Inventor and, well, “visionary” Ray Kurzweil offers some predictions that are interesting in the context of a developing noosphere. Putting near term dates on things is a good marketing move, but don’t put money on ’em.

“Computer visionary Ray Kurzweil examined the effects of accelerating growth of technologies on the present and future of human technological innovation during a speech at the ninth annual CRN Industry Hall of Fame, held Tuesday in Santa Clara, Calif…By 2010, Kurzweil said, computers will begin to disappear, instead becoming embedded in the environment and into materials such as clothing and eyeglasses. Images will be written directly on human retinas, said Kurzweil, adding that the military uses this technology today in modeling virtual reality environments. “Search engines of the near future won’t wait to be asked for information,” he said.

“2029 is where technology really gets interesting because we’ll have had all of this exponential growth taking place over the next 25 years,” said Kurzweil. By this time, computation will move from the device and become Web-centric. “There is going to be a worldwide mesh consisting of tiny devices, nodes in clothing and in the environment, each sending and receiving their own messages, as well as passing on other peoples’ messages,” Kurzweil said. Organization on the massive worldwide mesh will be much like that of the traditional Internet, in terms of being self-organizing and every device being a node, he added.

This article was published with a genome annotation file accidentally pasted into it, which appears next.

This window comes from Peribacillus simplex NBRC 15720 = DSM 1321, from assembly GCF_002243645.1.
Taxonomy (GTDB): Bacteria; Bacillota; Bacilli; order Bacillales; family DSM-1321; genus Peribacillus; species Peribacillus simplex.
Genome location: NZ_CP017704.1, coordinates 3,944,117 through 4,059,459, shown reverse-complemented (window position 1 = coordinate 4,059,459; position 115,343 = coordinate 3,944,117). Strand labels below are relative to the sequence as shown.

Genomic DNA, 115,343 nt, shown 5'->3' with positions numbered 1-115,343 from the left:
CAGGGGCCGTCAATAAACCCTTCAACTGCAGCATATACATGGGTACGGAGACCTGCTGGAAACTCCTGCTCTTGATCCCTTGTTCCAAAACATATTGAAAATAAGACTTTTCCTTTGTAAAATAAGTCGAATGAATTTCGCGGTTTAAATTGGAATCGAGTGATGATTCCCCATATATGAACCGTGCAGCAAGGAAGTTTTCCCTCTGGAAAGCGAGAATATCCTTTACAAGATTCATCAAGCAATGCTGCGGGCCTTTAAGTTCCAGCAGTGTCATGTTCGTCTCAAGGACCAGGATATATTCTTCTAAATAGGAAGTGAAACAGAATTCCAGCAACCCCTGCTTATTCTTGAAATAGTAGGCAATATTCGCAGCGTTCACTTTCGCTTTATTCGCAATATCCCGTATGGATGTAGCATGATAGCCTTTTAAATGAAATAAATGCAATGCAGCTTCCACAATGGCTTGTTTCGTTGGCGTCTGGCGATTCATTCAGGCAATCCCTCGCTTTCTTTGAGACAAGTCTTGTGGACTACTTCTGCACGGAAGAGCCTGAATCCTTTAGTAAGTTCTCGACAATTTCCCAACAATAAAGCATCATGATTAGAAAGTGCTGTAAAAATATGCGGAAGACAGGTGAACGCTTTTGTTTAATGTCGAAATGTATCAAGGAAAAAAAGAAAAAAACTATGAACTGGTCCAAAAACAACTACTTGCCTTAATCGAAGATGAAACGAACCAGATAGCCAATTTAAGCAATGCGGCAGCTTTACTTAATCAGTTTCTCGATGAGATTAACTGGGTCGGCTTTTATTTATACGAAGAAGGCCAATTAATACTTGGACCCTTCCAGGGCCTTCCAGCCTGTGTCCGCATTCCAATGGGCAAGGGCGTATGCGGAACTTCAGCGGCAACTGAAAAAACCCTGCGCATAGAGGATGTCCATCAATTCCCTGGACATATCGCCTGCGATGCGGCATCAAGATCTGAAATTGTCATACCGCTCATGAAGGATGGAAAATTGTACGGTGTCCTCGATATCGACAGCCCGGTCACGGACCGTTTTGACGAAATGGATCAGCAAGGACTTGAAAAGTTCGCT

The Grid Contemplates Itself

Wholeness and Virtual Communities

Grid computing (interconnected computer processing, thinking if you will, directed at a common goal) continues to grow. The technology is proving out, and large scale projects appear to be the classic “benefit to mankind” applications. Of course, the Departments of Defense and Homeland Security can probably afford all the CPUs they need.